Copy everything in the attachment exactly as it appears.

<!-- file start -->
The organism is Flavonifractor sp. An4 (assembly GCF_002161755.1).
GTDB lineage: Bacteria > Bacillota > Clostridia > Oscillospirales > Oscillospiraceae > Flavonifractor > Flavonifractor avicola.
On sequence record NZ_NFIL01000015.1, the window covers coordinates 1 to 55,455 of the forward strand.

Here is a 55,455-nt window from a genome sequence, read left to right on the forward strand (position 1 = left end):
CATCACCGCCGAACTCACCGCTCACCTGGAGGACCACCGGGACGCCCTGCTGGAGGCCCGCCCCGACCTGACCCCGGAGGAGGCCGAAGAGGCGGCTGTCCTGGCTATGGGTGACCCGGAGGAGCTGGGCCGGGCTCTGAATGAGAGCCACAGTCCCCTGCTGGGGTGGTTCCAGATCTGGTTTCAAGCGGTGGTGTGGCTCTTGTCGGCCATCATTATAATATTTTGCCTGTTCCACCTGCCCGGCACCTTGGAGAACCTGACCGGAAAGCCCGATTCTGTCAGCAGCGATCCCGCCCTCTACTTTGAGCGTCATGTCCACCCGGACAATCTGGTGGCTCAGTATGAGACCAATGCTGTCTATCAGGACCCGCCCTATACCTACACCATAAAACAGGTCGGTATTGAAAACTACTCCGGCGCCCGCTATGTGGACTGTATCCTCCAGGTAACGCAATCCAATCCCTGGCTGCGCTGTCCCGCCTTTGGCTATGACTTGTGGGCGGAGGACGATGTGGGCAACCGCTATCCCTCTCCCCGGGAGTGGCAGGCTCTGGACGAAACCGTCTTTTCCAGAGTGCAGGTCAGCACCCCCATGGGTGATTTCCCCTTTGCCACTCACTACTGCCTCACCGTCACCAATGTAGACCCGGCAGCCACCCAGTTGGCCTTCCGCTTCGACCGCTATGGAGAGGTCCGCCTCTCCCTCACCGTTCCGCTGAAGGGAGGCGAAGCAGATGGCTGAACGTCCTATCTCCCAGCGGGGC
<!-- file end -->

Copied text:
The organism is Flavonifractor sp. An4 (assembly GCF_002161755.1).
GTDB lineage: Bacteria > Bacillota > Clostridia > Oscillospirales > Oscillospiraceae > Flavonifractor > Flavonifractor avicola.
On sequence record NZ_NFIL01000015.1, the window covers coordinates 1 to 55,455 of the forward strand.

Here is a 55,455-nt window from a genome sequence, read left to right on the forward strand (position 1 = left end):
CATCACCGCCGAACTCACCGCTCACCTGGAGGACCACCGGGACGCCCTGCTGGAGGCCCGCCCCGACCTGACCCCGGAGGAGGCCGAAGAGGCGGCTGTCCTGGCTATGGGTGACCCGGAGGAGCTGGGCCGGGCTCTGAATGAGAGCCACAGTCCCCTGCTGGGGTGGTTCCAGATCTGGTTTCAAGCGGTGGTGTGGCTCTTGTCGGCCATCATTATAATATTTTGCCTGTTCCACCTGCCCGGCACCTTGGAGAACCTGACCGGAAAGCCCGATTCTGTCAGCAGCGATCCCGCCCTCTACTTTGAGCGTCATGTCCACCCGGACAATCTGGTGGCTCAGTATGAGACCAATGCTGTCTATCAGGACCCGCCCTATACCTACACCATAAAACAGGTCGGTATTGAAAACTACTCCGGCGCCCGCTATGTGGACTGTATCCTCCAGGTAACGCAATCCAATCCCTGGCTGCGCTGTCCCGCCTTTGGCTATGACTTGTGGGCGGAGGACGATGTGGGCAACCGCTATCCCTCTCCCCGGGAGTGGCAGGCTCTGGACGAAACCGTCTTTTCCAGAGTGCAGGTCAGCACCCCCATGGGTGATTTCCCCTTTGCCACTCACTACTGCCTCACCGTCACCAATGTAGACCCGGCAGCCACCCAGTTGGCCTTCCGCTTCGACCGCTATGGAGAGGTCCGCCTCTCCCTCACCGTTCCGCTGAAGGGAGGCGAAGCAGATGGCTGAACGTCCTATCTCCCAGCGGGGC